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Implicit vs. explicit deception in ultimatum games with incomplete information

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  • Kriss, Peter H.
  • Nagel, Rosemarie
  • Weber, Roberto A.

Abstract

We explore bargaining, using ultimatum games, when one party, the proposer, possesses private information about the pie size and can either misrepresent this information through untruthful statements (explicit deception) or through information-revealing actions (implicit deception). Our study is the first such direct comparison between two ways in which people can deceive. We find that requiring informed parties to make an explicit statement yields greater deception than when information is communicated implicitly, particularly for larger stakes. However, allowing the explicit statement to be accompanied by a promise of truthfulness reverses this effect. In contrast with many previous studies, we generally observe very high frequencies of dishonesty.

Suggested Citation

  • Kriss, Peter H. & Nagel, Rosemarie & Weber, Roberto A., 2013. "Implicit vs. explicit deception in ultimatum games with incomplete information," Journal of Economic Behavior & Organization, Elsevier, vol. 93(C), pages 337-346.
  • Handle: RePEc:eee:jeborg:v:93:y:2013:i:c:p:337-346
    DOI: 10.1016/j.jebo.2013.03.024
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    References listed on IDEAS

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    Cited by:

    1. Nicolas Jacquemet & Stéphane Luchini & Julie Rosaz & Jason Shogren, 2015. "Truth-telling under Oath," Post-Print halshs-01224135, HAL.
    2. repec:eee:soceco:v:79:y:2019:i:c:p:43-52 is not listed on IDEAS
    3. Khalmetski, Kiryl & Rockenbach, Bettina & Werner, Peter, 2017. "Evasive lying in strategic communication," Journal of Public Economics, Elsevier, vol. 156(C), pages 59-72.
    4. Antonio Cabrales & Michalis Drouvelis & Zeynep Gurguy & Indrajit Ray, 2017. "Transparency is Overrated: Communicating in a Coordination Game with Private Information," CESifo Working Paper Series 6781, CESifo Group Munich.
    5. Güth, Werner & Kocher, Martin G., 2014. "More than thirty years of ultimatum bargaining experiments: Motives, variations, and a survey of the recent literature," Journal of Economic Behavior & Organization, Elsevier, vol. 108(C), pages 396-409.
    6. Sutan, Angela & Vranceanu, Radu, 2016. "Lying about delegation," Journal of Economic Behavior & Organization, Elsevier, vol. 121(C), pages 29-40.
    7. Anbarcı, Nejat & Feltovich, Nick & Gürdal, Mehmet Y., 2015. "Lying about the price? Ultimatum bargaining with messages and imperfectly observed offers," Journal of Economic Behavior & Organization, Elsevier, vol. 116(C), pages 346-360.
    8. Jung, Seeun & Vranceanu, Radu, 2015. "Experimental Evidence on Gender Interaction in Lying Behavior," ESSEC Working Papers WP1514, ESSEC Research Center, ESSEC Business School, revised Oct 2015.
    9. Yola Engler & Lionel Page, 2017. "Driving a Hard Bargain is a Balancing Act: How social preferences constrain the negotiation process," QuBE Working Papers 051, QUT Business School.
    10. Radu Vranceanu & Delphine Dubart, 2019. "Experimental evidence on deceitful communication: does everyone have a price ?," Working Papers hal-01822814, HAL.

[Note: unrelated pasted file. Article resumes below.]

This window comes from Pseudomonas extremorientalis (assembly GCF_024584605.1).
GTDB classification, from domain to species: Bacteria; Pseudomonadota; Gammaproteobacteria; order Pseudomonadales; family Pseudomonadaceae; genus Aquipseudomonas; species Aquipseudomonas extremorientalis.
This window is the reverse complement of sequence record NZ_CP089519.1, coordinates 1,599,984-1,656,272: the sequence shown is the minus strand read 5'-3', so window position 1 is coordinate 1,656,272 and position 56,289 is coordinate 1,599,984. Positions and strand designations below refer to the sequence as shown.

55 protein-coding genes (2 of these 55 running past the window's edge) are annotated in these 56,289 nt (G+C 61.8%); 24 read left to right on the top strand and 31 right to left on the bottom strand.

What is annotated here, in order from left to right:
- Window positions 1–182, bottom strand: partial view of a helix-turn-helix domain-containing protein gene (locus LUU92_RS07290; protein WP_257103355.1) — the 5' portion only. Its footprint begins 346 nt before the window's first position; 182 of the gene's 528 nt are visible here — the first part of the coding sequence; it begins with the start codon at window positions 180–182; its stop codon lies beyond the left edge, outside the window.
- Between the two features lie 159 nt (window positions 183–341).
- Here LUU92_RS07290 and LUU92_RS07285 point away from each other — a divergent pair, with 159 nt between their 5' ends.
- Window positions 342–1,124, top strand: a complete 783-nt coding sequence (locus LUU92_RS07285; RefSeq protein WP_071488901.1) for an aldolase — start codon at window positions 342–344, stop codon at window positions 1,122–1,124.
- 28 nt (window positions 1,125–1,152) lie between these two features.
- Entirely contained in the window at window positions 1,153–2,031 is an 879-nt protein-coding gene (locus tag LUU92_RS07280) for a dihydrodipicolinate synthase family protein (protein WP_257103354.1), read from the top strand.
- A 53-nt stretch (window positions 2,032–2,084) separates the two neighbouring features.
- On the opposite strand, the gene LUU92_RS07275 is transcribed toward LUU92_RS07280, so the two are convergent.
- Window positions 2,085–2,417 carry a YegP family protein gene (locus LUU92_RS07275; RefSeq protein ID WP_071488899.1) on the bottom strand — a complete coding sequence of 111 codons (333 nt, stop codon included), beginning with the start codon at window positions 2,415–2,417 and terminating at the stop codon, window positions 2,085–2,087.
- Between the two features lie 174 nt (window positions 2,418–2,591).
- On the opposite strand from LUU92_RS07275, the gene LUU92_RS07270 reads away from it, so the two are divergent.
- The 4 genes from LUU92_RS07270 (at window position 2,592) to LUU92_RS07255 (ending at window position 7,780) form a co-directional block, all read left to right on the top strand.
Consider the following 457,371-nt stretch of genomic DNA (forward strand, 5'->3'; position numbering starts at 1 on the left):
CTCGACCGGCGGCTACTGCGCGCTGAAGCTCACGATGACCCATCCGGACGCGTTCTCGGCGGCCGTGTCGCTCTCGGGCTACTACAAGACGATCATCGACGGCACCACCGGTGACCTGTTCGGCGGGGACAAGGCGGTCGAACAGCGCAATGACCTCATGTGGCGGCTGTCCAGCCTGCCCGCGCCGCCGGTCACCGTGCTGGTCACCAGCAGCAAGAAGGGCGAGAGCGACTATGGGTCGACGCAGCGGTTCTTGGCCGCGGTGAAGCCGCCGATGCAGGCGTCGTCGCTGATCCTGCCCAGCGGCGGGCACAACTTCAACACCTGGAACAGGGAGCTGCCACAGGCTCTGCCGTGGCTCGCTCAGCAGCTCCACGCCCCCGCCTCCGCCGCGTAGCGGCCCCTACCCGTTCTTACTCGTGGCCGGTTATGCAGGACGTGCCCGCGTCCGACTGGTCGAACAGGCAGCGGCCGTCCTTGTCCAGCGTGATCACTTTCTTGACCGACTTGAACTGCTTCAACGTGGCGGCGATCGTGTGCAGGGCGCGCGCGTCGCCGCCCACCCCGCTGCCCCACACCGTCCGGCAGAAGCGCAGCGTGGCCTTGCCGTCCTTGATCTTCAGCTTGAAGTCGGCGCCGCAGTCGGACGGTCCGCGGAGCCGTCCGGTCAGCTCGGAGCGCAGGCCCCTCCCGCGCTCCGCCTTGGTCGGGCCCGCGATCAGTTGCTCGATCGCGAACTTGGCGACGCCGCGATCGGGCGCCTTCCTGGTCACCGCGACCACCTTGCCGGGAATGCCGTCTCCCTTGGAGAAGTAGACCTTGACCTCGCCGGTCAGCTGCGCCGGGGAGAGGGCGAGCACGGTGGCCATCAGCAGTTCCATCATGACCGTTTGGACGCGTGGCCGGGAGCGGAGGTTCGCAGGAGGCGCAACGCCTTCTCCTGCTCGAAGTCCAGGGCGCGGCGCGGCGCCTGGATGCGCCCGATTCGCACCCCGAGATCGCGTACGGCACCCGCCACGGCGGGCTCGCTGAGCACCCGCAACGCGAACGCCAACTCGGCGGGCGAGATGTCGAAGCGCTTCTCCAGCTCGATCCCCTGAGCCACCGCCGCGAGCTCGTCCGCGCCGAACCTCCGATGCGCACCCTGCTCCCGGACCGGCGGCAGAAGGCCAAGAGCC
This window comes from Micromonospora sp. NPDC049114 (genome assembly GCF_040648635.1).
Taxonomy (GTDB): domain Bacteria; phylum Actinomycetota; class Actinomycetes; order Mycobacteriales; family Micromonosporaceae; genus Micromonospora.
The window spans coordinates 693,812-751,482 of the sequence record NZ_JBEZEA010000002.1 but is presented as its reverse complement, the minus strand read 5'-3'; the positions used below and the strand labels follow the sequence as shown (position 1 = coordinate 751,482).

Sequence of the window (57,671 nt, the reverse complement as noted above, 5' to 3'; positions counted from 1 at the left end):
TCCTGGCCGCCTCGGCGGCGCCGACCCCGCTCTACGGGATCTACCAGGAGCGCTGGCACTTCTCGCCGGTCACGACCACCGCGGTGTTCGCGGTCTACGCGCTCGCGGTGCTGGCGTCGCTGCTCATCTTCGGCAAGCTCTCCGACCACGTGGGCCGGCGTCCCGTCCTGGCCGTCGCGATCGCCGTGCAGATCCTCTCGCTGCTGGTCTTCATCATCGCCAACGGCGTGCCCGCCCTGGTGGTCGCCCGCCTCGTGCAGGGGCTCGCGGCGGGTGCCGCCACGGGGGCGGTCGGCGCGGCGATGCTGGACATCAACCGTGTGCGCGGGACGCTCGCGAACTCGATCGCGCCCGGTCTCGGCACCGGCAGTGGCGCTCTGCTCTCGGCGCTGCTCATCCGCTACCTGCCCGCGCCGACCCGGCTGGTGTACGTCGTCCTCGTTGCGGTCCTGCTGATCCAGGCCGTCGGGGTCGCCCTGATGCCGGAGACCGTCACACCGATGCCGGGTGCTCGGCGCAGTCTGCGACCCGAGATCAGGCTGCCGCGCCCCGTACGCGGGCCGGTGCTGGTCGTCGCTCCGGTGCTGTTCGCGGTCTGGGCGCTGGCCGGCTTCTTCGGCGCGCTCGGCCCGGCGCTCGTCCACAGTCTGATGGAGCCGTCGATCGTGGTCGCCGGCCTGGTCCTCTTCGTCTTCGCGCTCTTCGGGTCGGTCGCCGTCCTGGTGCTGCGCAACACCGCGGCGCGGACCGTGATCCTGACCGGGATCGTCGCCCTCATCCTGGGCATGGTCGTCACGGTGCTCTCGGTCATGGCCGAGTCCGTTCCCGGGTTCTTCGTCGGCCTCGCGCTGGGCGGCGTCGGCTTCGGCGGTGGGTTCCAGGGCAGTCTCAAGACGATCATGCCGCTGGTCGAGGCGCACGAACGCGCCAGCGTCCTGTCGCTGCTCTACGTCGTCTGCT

11. repec:eee:jobhdp:v:151:y:2019:i:c:p:61-72 is not listed on IDEAS
    12. van Damme, Eric & Binmore, Kenneth G. & Roth, Alvin E. & Samuelson, Larry & Winter, Eyal & Bolton, Gary E. & Ockenfels, Axel & Dufwenberg, Martin & Kirchsteiger, Georg & Gneezy, Uri & Kocher, Martin G, 2014. "How Werner Güth's ultimatum game shaped our understanding of social behavior," Journal of Economic Behavior & Organization, Elsevier, vol. 108(C), pages 292-318.
    13. Amy K. Choy & John R. Hamman & Ronald R. King & Roberto A. Weber, 2016. "Delegated bargaining in a competitive agent market: an experimental study," Journal of the Economic Science Association, Springer;Economic Science Association, vol. 2(1), pages 22-35, May.
    14. repec:kap:expeco:v:22:y:2019:i:1:d:10.1007_s10683-018-9578-z is not listed on IDEAS
    15. Reuben, Ernesto & Stephenson, Matt, 2013. "Nobody likes a rat: On the willingness to report lies and the consequences thereof," Journal of Economic Behavior & Organization, Elsevier, vol. 93(C), pages 384-391.
    16. repec:eee:soceco:v:69:y:2017:i:c:p:4-17 is not listed on IDEAS
    17. Cabrales, Antonio & Drouvelis, Michalis & Gurguc, Zeynep & Ray, Indrajit, 2018. "Do we need to listen to all stakeholders?: communicating in a coordination game with private information," Cardiff Economics Working Papers E2018/23, Cardiff University, Cardiff Business School, Economics Section.
    18. Bernd Irlenbusch & Marie Claire Villeval, 2015. "Behavioral ethics: how psychology influenced economics and how economics might inform psychology?," Post-Print halshs-01159696, HAL.

    More about this item

    Keywords

    Deception; Experiment; Ultimatum; Lying aversion;

    JEL classification:

    • C92 - Mathematical and Quantitative Methods - - Design of Experiments - - - Laboratory, Group Behavior
    • D03 - Microeconomics - - General - - - Behavioral Microeconomics: Underlying Principles
    • D30 - Microeconomics - - Distribution - - - General
    • D81 - Microeconomics - - Information, Knowledge, and Uncertainty - - - Criteria for Decision-Making under Risk and Uncertainty

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